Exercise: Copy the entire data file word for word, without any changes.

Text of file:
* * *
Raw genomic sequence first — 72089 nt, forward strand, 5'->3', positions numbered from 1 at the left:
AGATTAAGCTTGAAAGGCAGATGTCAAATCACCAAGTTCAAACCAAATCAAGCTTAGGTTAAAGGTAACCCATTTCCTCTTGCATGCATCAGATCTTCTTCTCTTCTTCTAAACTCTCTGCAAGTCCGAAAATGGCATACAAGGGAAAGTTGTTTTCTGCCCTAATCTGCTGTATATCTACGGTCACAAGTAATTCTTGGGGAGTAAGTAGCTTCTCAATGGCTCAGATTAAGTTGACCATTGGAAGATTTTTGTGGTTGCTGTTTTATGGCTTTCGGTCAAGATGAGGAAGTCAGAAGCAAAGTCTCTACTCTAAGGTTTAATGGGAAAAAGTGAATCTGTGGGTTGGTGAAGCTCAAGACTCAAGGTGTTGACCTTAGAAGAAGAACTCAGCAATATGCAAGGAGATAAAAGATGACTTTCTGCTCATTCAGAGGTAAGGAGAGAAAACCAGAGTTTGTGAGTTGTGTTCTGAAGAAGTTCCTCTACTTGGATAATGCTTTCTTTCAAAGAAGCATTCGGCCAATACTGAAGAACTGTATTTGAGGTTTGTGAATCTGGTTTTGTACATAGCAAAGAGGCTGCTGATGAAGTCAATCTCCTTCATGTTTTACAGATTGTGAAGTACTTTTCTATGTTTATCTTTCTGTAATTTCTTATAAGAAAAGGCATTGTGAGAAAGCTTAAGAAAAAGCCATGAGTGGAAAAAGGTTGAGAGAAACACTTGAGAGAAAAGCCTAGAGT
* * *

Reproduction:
Raw genomic sequence first — 72089 nt, forward strand, 5'->3', positions numbered from 1 at the left:
AGATTAAGCTTGAAAGGCAGATGTCAAATCACCAAGTTCAAACCAAATCAAGCTTAGGTTAAAGGTAACCCATTTCCTCTTGCATGCATCAGATCTTCTTCTCTTCTTCTAAACTCTCTGCAAGTCCGAAAATGGCATACAAGGGAAAGTTGTTTTCTGCCCTAATCTGCTGTATATCTACGGTCACAAGTAATTCTTGGGGAGTAAGTAGCTTCTCAATGGCTCAGATTAAGTTGACCATTGGAAGATTTTTGTGGTTGCTGTTTTATGGCTTTCGGTCAAGATGAGGAAGTCAGAAGCAAAGTCTCTACTCTAAGGTTTAATGGGAAAAAGTGAATCTGTGGGTTGGTGAAGCTCAAGACTCAAGGTGTTGACCTTAGAAGAAGAACTCAGCAATATGCAAGGAGATAAAAGATGACTTTCTGCTCATTCAGAGGTAAGGAGAGAAAACCAGAGTTTGTGAGTTGTGTTCTGAAGAAGTTCCTCTACTTGGATAATGCTTTCTTTCAAAGAAGCATTCGGCCAATACTGAAGAACTGTATTTGAGGTTTGTGAATCTGGTTTTGTACATAGCAAAGAGGCTGCTGATGAAGTCAATCTCCTTCATGTTTTACAGATTGTGAAGTACTTTTCTATGTTTATCTTTCTGTAATTTCTTATAAGAAAAGGCATTGTGAGAAAGCTTAAGAAAAAGCCATGAGTGGAAAAAGGTTGAGAGAAACACTTGAGAGAAAAGCCTAGAGT